The Week - Junior

Research ship named after Sir David


Ahuge research ship that will give scientists new access to the Antarctic and Arctic has officially been named at a ceremony on the River Mersey, in north-west England. The RRS Sir David Attenborou­gh, which has taken three years to build, is among the most advanced ships of its kind. It has been named in honour of the famous broadcaste­r and naturalist (an expert in the natural world).

The naming ceremony was held at the Cammell Laird shipyard in Birkenhead on 26 September. The title RRS stands for Royal Research Ship, and the new craft will replace the James Clark Ross and the Ernest Shackleton as the UK’s official polar research ship.

The vessel is 130 metres long and weighs 15,000 tonnes, and is the largest commercial (non-military) ship to be built in the UK for 30 years. The RRS Sir David Attenborou­gh will have an important role in investigat­ing the impact of climate change, the long-term changes in global temperatur­es that are mainly caused by humans. Scientists will be able to use the ship as a base when they study the effects of climate change in the Arctic and Antarctic. Using on-board robotic technology, they will also be able to access hard-to-reach parts of the ocean to conduct their research.

In an online poll held in 2016, the public voted to call the ship Boaty McBoatface, but the Government decided it should be named after Sir David Attenborou­gh. A small submarine carried by the ship has been called Boaty McBoatface instead. Thousands of people watched as the Duchess of Cambridge smashed a bottle of champagne against the ship – a tradition to bring a ship good luck. Introducin­g the real Sir David Attenborou­gh, the Duke of Cambridge said, “There has never been a more important moment for this ship to get to work, and there is no person more fitting for this beacon of scientific research to be named after than you, David.”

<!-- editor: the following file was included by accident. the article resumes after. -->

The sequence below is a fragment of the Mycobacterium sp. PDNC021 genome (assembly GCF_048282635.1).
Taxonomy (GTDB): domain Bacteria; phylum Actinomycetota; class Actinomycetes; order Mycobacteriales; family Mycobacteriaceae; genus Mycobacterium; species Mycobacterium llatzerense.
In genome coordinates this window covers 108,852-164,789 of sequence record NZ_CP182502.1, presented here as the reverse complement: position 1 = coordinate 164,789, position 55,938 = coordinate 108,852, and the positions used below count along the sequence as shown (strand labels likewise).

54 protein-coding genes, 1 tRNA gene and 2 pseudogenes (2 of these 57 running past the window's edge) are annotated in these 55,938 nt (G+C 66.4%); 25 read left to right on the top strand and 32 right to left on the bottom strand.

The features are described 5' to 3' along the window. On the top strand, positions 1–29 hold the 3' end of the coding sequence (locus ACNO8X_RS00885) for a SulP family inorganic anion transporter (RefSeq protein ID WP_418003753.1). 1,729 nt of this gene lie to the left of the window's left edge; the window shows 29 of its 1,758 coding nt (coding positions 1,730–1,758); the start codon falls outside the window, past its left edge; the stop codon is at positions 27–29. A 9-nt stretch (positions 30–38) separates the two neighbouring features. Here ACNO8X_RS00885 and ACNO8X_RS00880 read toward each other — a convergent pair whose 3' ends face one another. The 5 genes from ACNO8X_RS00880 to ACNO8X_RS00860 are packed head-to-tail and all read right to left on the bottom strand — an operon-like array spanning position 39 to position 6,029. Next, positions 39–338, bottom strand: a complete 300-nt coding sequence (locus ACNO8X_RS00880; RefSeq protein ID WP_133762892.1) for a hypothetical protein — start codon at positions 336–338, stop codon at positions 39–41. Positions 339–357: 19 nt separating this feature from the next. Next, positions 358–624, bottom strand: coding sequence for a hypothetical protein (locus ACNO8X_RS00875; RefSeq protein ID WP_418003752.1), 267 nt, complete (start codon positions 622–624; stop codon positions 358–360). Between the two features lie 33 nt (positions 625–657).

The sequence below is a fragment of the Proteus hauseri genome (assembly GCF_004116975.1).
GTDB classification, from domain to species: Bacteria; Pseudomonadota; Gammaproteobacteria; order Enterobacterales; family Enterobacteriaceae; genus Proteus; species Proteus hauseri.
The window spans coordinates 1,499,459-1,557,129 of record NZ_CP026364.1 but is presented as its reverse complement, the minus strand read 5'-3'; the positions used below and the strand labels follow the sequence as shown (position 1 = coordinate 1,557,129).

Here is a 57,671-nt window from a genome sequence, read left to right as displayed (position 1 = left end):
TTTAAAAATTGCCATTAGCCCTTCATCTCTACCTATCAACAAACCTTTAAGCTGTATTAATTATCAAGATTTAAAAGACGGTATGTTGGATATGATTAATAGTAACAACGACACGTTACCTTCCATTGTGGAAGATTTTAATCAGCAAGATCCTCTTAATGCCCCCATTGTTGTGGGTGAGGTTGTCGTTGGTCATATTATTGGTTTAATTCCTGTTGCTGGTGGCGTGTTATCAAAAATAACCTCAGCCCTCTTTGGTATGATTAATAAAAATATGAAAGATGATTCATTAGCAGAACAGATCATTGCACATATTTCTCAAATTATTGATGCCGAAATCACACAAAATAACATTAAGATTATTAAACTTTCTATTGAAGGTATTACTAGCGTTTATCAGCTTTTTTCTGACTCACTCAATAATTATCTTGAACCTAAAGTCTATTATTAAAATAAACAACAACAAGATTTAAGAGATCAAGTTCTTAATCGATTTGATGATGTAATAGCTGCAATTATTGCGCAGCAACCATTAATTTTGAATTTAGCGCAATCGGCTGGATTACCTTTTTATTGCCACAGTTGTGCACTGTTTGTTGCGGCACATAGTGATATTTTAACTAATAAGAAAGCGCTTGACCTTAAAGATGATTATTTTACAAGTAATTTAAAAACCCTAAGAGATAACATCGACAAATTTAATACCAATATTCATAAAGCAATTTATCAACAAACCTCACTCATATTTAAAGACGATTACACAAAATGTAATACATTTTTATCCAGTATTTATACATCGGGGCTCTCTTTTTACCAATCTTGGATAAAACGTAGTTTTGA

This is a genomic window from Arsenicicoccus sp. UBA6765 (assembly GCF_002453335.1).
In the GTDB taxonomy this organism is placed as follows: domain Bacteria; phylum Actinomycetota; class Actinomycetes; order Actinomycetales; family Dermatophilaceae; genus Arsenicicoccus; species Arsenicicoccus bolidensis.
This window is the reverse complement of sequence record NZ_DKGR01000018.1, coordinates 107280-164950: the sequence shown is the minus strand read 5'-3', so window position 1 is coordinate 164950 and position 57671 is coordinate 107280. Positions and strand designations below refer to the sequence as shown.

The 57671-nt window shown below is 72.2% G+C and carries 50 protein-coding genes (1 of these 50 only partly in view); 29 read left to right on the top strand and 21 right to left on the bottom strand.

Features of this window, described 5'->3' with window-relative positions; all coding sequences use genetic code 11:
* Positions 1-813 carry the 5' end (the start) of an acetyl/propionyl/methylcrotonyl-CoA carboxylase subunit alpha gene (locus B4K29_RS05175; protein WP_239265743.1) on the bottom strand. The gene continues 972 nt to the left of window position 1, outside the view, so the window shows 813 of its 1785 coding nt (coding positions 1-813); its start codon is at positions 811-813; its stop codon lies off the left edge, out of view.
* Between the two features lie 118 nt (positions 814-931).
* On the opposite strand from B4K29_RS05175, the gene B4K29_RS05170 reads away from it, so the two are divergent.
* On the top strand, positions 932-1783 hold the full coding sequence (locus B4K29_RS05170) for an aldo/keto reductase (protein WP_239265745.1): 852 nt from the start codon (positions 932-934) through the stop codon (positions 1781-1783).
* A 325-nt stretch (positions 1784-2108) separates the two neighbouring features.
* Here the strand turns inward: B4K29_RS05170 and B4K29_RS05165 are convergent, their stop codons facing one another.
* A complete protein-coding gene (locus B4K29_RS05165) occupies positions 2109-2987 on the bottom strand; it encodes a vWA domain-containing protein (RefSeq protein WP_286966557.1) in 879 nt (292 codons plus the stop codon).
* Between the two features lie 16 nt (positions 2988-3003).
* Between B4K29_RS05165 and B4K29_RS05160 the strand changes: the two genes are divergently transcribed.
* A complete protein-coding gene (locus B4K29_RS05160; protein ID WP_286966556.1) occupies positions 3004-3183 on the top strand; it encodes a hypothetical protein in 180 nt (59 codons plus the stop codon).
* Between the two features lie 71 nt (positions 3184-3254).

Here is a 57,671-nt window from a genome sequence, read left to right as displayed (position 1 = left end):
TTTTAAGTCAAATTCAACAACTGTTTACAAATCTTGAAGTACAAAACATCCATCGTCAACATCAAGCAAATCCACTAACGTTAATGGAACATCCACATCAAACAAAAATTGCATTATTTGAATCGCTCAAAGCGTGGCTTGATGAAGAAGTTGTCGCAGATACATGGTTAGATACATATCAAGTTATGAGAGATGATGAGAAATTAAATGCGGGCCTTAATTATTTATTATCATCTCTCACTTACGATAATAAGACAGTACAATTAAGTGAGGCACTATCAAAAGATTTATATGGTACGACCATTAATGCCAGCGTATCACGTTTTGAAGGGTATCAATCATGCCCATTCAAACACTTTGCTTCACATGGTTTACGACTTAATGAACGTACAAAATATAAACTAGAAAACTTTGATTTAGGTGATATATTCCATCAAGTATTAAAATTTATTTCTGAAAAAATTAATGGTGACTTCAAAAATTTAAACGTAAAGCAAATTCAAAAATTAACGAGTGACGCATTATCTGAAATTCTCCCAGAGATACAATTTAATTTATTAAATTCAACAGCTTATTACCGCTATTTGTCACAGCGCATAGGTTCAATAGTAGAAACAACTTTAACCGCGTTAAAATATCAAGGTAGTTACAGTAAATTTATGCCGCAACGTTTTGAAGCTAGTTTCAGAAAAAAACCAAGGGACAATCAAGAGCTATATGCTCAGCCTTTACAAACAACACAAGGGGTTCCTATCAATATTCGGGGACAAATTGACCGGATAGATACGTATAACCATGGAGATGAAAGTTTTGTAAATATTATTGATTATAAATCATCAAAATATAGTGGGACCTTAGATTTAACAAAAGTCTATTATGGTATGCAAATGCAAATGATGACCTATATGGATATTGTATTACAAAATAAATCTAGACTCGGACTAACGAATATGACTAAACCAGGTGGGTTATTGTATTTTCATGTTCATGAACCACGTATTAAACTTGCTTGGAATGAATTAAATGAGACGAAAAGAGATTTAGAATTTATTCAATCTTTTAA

Attenborou­gh responded, “This astonishin­g ship... will find the science with which to deal with the problems that are facing the world today and will increasing­ly do so tomorrow.”

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The Sir David Attenborou­gh.
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The Duke and Duchess of Cambridge and Sir David.

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